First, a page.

After the yearlong debate about how to solve America’s health-care problems, it seems we have an answer.
Sue Lowden, Republican hopeful for the Nevada Senate seat of Majority Leader Harry Reid, gave the media, the blogosphere, and late-night comedians something to chatter about this week when she said Americans should barter for health care. She harked back to those old days when our grandparents took chickens to the doctor.
"You know, before we all started having health care, in the olden days our grandparents, they would bring a chicken to the doctor, they would say I’ll paint your house," she said. "I mean, that’s the old days of what people would do to get health care with your doctors. Doctors are very sympathetic people. I’m not backing down from that system."
Talking heads, TV personalities, bloggers, and protesters—even the Democratic Senatorial Campaign Committee—jumped aboard the you-just-can’t-make-this-stuff-up train and called out Lowden for her silly plan. The DSCC created Chickens for Checkup, allowing people to fill in a disease—rickets, scurvy, gout—and offer an exchange for care—10 chickens, two goats, 50 bushels of barley.
Lowden says bartering isn’t a new idea and could solve health-care problems; we just need to keep an open mind to all options.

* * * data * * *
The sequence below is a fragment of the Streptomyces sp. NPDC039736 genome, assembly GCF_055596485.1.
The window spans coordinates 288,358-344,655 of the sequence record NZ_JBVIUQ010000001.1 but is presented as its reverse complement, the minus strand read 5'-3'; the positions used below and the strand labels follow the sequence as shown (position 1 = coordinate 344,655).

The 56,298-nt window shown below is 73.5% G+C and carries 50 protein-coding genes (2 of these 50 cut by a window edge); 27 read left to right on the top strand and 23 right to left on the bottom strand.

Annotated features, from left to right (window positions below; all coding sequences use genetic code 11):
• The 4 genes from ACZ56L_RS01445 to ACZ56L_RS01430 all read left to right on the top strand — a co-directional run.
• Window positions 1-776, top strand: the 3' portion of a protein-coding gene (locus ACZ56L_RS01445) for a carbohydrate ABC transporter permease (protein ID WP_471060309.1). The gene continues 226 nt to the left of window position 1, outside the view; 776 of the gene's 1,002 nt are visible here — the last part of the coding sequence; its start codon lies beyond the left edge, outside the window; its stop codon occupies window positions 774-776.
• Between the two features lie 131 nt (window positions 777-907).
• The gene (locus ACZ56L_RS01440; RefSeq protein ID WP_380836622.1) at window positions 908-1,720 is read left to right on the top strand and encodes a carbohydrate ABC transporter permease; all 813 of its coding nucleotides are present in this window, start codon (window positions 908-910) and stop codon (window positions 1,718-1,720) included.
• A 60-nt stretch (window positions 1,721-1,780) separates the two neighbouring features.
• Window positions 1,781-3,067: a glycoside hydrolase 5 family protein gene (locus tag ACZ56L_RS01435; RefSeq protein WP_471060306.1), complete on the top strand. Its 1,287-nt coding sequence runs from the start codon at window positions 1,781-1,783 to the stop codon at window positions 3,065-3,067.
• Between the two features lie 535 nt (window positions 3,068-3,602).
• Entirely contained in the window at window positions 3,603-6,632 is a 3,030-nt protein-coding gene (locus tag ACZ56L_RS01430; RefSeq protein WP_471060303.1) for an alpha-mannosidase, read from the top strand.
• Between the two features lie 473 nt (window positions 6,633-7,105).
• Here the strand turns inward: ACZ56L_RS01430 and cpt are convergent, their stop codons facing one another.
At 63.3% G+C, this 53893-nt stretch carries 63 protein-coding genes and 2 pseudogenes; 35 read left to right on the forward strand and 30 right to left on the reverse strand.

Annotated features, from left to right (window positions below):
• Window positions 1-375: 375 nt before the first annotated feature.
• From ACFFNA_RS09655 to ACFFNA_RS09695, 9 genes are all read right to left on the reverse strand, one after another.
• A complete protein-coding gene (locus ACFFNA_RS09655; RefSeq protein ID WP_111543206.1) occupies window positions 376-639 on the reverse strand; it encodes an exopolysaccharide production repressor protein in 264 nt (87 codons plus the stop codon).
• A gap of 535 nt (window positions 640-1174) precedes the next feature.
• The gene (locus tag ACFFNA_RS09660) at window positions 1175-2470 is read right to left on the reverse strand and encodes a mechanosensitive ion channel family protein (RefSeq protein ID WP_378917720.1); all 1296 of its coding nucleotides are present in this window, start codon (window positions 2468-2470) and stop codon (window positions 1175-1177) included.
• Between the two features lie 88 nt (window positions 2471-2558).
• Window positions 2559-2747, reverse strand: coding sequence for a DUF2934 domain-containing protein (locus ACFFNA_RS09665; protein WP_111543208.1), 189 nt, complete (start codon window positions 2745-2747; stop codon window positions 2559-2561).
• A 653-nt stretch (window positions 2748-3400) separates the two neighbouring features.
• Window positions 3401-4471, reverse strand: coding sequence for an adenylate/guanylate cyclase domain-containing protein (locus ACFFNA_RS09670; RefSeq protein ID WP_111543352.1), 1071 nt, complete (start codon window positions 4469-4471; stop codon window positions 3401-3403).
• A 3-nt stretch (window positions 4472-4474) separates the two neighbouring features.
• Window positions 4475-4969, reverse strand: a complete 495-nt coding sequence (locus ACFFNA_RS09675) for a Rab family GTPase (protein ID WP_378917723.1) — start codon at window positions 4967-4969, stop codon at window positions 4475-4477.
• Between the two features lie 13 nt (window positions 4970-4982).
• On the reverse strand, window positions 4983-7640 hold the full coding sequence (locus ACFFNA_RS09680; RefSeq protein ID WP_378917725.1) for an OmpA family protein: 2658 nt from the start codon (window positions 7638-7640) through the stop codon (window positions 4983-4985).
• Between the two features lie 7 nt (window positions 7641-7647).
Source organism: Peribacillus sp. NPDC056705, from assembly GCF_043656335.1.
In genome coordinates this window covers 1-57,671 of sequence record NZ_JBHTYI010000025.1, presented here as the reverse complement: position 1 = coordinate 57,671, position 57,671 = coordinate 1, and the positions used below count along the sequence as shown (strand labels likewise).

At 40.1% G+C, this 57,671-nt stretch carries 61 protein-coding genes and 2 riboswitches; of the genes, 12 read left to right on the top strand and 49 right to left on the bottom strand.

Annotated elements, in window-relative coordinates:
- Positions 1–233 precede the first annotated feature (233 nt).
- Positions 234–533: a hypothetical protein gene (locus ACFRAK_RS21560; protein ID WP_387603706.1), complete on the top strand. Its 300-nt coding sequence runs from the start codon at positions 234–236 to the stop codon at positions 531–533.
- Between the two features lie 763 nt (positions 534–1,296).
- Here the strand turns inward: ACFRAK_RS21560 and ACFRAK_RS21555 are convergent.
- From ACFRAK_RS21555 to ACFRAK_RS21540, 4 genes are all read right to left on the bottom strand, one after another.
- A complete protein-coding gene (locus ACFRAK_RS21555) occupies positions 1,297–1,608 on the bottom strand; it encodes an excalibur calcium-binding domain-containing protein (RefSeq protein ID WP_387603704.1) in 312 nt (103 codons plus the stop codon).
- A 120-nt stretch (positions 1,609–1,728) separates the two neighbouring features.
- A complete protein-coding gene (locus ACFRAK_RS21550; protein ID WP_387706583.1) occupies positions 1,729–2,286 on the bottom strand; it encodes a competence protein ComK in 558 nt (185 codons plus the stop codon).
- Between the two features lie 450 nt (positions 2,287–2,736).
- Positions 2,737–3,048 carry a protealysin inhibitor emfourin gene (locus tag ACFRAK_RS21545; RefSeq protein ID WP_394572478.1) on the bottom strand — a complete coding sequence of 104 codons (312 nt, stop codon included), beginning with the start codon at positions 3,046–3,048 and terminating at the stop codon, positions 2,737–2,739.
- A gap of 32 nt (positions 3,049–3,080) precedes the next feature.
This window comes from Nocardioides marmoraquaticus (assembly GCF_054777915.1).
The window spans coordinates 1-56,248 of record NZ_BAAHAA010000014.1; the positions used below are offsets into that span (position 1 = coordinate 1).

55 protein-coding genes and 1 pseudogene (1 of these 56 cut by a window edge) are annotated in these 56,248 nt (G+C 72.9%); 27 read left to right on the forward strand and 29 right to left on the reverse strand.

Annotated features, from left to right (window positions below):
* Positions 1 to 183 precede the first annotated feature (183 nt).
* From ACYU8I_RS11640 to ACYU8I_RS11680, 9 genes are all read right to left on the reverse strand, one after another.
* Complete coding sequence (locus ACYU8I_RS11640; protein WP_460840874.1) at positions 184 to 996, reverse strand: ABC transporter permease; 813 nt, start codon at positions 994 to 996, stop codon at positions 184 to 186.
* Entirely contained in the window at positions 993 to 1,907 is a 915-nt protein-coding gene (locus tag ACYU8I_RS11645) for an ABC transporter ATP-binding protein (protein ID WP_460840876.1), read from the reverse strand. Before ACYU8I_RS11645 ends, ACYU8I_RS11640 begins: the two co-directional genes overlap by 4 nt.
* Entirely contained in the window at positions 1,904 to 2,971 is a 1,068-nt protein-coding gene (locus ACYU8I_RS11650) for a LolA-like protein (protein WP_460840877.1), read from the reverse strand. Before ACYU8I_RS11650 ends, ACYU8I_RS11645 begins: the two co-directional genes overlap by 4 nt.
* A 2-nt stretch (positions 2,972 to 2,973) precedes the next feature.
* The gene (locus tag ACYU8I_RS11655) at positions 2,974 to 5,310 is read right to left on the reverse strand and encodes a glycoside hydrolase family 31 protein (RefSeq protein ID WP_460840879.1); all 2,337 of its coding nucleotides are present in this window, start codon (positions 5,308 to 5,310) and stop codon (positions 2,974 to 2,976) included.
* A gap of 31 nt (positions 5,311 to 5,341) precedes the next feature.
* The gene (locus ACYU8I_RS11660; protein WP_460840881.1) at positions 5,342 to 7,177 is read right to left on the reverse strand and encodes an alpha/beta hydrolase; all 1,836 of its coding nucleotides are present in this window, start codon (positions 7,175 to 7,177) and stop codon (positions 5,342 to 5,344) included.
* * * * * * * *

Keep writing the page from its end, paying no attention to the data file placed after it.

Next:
It’s not that this isn’t a likely option for some, but it won’t fix the rising cost of care nationwide or rescue families from bankruptcy. As one commentator put it, how many chickens would it take to pay for a CT scan? Mothers with sick children don’t have time to work, care for their family, and put horseshoes on a doctor’s stallion.
Our medical system isn’t the same as it was before 1900, and doctors don’t go to school for eight-plus years to get paid in chickens, barley, housework, etc. (Surely loan officers won’t accept chickens as payment for those hefty medical-school loans.) This isn’t a 19th-century problem, and a 19th-century solution won’t help.
The right wing might be casting the Democrats’ progressive plans as the enemy, but finding a legislative platform from the past couple of centuries isn’t going to get anyone elected. Lowden may have a lead in the polls right now, but unless she admits her flub and moves on to offer practical, 21st-century ideas, her lead won’t last very long.